Rating: R
Stars: Ben Foster, Chris O’Dowd, Guillaume Canet, Jesse Plemons, Lee Pace
Writer: John Hodge, inspired by the book SEVEN DEADLY SINS by David Walsh
Director: Stephen Frears
Distributor: Momentum Pictures
Release Date (theatrical and VOD): March 18, 2016

THE PROGRAM | © 2016 Momentum Pictures

THE PROGRAM | © 2016 Momentum Pictures

THE PROGRAM begins with a lone cyclist on a paved mountain road, clouds billowing to one side of the cliff as he determinedly pushes forward. This is a fitting introduction to seven-time Tour de France winner/disgraced athlete Lance Armstrong, as played here by Ben Foster.

For those who weren’t paying much attention at the time, Lance Armstrong survived cancer in his twenties to achieve bicycling fame in what is generally acknowledged as the toughest cycling racing event in the world, the mountainous Tour de France. Armstrong established a cancer research foundation and gave greatly of his time to fellow cancer sufferers, which for many people added a moral dimension to his ambitions. Accused of taking performance-enhancing steroids to achieve his wins, Armstrong successfully sued his accusers. Then he came back to cycling after those seven victories and proof of doping began to surface in monumental quantities.

The movie THE PROGRAM offers one view of Armstrong’s thoughts on what he was doing, which here is that he felt that coming out the other side of cancer entitled him to do whatever he had to do in order to survive; questioning his actions he viewed as tantamount to an attack on his life.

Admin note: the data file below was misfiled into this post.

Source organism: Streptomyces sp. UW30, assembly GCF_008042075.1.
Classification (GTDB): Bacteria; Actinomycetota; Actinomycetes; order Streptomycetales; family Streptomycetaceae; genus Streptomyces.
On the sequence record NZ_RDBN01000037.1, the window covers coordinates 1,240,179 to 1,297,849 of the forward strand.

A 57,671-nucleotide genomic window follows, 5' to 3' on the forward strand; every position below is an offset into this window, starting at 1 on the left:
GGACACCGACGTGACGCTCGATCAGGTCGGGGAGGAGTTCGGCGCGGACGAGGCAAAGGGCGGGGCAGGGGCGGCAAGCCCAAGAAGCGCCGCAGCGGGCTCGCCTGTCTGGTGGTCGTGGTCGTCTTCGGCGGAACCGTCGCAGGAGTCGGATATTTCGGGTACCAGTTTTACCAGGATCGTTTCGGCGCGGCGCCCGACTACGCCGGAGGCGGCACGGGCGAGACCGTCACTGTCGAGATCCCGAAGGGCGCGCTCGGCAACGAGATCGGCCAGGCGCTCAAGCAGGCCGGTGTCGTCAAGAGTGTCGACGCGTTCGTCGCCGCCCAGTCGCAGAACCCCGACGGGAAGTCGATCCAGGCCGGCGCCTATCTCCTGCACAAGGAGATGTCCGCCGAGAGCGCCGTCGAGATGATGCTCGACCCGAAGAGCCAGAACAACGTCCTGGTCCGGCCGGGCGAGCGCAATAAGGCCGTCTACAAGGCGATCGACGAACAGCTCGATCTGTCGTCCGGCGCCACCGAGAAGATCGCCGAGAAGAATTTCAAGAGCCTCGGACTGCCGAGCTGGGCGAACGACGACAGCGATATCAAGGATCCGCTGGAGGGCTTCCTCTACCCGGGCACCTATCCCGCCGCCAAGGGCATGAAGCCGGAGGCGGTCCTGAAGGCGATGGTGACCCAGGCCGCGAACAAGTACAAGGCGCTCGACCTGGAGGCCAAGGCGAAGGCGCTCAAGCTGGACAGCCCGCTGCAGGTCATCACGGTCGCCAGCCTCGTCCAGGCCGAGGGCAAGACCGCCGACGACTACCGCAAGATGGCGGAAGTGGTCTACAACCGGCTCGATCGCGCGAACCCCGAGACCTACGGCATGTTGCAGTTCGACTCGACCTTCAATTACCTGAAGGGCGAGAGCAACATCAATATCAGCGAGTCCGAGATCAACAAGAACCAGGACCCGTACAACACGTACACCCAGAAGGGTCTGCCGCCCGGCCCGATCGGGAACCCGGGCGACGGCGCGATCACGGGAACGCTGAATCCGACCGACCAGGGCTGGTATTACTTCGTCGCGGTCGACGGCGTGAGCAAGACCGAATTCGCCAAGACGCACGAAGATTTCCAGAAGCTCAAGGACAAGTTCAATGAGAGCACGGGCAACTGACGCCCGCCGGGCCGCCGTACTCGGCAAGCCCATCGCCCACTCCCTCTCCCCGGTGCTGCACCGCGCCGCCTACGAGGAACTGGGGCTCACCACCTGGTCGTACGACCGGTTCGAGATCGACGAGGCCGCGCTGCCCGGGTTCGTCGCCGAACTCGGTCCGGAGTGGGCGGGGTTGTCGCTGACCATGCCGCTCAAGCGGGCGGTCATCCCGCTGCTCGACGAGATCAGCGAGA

This is borne out by Foster’s fierce, intense performance – there are times when his version of Armstrong looks ready to kill everyone. It’s an entirely cohesive, convincing portrait of a man who has hit on a winning strategy and is convinced that the ends justify the means.

The movie, however, doesn’t quite measure up to the subject matter. It may be that director Stephen Frears and screenwriter writer John Hodge, working from David Walsh’s nonfiction book SEVEN DEADLY SINS, felt a little overwhelmed by the sheer scope of events and subplots. There are the suspicions of sports journalist Walsh (played here by the engaging Chris O’Dowd), the championship “program” devised by Dr. Michele Ferrari (Guillaume Cadet) involving prescriptions, the pressure on Armstrong’s teammates to comply with their leader’s agenda, the profits made by the drug distribution, Armstrong’s charity work, the accumulating accusations from former associates – in trying to make sure that all factors are present and accounted for, the filmmakers don’t have time to fully flesh out any of them.

The result is kind of a flip-book view of events. We understand what happened, and why, more of less, but a lot of key factors don’t quite hang together. This may be perfectly lifelike, but it keeps us at a remove – we don’t feel like we’re in there with Armstrong (for one thing, the movie is a little appalled by him), but we don’t get enough time with Walsh to feel like we’re on the ground with him, either, and no one else looms large enough to be a serious contender for the bulk of our attention.

This said, Jesse Plemons is strong as a particularly disillusioned cyclist, and Lee Pace is entertaining as Armstrong’s agent.

THE PROGRAM is never less than interesting, and the cast is high-caliber. However, the movie makes us want to know more, rather than come away with the sense that we’ve been through an experience ourselves.

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